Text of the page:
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When sight matters most
Going blind would be devastating for anyone, but when David Fleming began losing his vision, he was also losing a vital connection to the world.
David, who resides in Peoria, Illinois, has been deaf since childhood. He depends on reading and lip-reading to communicate, but he never let his hearing loss prevent him from leading an otherwise normal and successful life. Losing his vision to Fuchs’ Dystrophy was an especially harsh blow, as it gradually robbed him of his only remaining means of communication.
“Faces were gradually turning into a blur, and lip-reading was becoming more and more difficult,” David recalls. “I couldn’t sit in a dimly lit restaurant and talk to people across the table. Hell, I couldn’t even read the menu.”
His professional life was affected, too. David had spent his career in journalism – teaching it at Peoria’s Richwoods High School, before moving on to the newsroom of the Kankakee Daily Journal and the Peoria Journal Star. His failing vision made the work unmanageable.
“One of the reasons why I retired at 62 from my job on the copydesk of the Peoria Journal Star was because I could no longer read the proofs, and it was difficult to read the computer screen,” David says.
Although he knew his vision was failing and that he would one day need cornea transplants, David put off looking into the procedure.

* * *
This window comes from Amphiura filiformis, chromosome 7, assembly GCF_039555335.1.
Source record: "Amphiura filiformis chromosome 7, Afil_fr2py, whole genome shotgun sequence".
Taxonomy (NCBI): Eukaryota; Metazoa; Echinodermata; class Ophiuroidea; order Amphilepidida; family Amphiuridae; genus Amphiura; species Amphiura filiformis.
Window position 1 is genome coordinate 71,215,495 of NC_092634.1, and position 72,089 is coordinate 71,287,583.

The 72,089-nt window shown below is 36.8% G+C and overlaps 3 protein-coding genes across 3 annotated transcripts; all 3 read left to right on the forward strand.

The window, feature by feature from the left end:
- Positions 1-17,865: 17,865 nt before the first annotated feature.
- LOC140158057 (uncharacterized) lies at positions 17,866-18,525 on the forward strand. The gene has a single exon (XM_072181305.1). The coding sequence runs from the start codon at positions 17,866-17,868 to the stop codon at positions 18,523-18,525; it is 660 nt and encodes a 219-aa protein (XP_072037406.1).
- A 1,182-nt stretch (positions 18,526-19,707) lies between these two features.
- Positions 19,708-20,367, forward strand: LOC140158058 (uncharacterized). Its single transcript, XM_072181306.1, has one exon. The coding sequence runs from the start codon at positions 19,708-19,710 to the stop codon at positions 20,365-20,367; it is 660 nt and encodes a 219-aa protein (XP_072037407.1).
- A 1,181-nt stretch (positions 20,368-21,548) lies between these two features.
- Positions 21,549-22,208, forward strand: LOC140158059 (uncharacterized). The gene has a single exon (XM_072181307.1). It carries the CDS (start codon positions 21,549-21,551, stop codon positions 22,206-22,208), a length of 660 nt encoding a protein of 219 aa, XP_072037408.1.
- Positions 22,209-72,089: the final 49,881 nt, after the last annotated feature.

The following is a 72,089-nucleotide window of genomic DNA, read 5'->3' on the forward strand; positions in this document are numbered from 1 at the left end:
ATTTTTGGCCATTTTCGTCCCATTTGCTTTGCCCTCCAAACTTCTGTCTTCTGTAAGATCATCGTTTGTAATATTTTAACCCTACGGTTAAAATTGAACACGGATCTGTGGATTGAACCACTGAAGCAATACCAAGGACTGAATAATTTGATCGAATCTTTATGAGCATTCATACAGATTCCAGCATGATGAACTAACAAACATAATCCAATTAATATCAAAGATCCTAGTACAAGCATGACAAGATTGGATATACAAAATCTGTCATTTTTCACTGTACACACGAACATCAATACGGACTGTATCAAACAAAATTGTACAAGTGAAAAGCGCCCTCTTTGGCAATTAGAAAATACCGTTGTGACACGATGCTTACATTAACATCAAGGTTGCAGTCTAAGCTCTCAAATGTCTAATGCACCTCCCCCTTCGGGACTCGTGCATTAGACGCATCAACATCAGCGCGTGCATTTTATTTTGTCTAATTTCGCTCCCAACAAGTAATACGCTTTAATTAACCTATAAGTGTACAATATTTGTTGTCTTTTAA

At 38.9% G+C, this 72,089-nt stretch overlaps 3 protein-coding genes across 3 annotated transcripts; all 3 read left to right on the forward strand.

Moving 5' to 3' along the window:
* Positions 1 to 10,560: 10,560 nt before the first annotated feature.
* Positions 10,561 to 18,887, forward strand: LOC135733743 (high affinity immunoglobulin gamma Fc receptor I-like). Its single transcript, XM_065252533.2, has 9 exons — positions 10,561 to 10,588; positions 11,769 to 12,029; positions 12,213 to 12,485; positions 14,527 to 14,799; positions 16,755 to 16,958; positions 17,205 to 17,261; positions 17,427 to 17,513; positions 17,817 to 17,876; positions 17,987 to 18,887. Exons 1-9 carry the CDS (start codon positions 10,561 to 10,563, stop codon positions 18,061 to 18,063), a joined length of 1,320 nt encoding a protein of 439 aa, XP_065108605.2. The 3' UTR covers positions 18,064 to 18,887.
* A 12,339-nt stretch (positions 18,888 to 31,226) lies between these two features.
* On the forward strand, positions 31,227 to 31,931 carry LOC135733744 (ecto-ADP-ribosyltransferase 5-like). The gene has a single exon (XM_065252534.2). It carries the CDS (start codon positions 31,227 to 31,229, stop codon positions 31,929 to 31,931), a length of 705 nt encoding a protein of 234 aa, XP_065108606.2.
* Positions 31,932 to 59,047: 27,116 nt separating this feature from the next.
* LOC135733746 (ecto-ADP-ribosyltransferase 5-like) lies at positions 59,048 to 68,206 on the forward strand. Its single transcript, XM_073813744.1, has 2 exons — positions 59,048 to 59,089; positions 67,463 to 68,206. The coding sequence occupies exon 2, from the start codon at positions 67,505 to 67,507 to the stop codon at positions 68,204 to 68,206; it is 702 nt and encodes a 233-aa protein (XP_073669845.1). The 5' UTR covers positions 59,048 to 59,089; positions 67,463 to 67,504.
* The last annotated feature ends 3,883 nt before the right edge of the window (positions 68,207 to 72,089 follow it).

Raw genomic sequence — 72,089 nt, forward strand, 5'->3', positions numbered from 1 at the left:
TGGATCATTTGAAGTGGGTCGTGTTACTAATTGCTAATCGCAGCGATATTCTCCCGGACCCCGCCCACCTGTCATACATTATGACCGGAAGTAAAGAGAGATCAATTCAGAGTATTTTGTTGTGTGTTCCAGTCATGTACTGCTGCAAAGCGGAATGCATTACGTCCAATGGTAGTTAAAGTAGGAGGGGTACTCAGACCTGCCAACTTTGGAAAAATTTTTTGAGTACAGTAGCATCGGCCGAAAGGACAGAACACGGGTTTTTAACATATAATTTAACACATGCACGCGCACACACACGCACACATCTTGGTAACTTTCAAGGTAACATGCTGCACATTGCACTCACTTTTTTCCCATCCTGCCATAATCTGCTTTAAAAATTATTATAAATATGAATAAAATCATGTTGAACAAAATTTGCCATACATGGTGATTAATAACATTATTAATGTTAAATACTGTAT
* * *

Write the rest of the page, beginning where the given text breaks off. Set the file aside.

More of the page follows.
“My biggest concern, and the reason, I think, that I refused to look for more information was my fear that corneas would not be available when I finally needed them,” he says.
What he didn’t know, though, is that the waiting list for corneas has been virtually eliminated in the United States, thanks to advanced surgery scheduling processes and the advent of corneal tissue preservation media. When David finally had a cornea transplant in his left eye in 2008 and a transplant in his right eye in 2009, Eversight Illinois made sure donated tissue was readily available for his surgeries. And now, with corrective lenses, David’s vision is 20/20 in his right eye and 20/25 in his left.
David is once again able to read, and to understand what people are saying by lip-reading. He can even drive again – a necessity that, before his transplants, had been limited to familiar roads or long stretches of highway where he wouldn’t have to read signs.
He fully realizes the value of the gift he has been given.
“I am walking around now, looking out at the world through the corneas of two people who are no longer with us,” David says. “I don’t take that lightly. Somebody who loved and was loved in return is gone, and those left behind still bear the pain. I am very much aware of that, and I feel their pain, too. I am so very, very grateful for the love that moved the donors and their families to reach out to a stranger and give him such a precious gift.”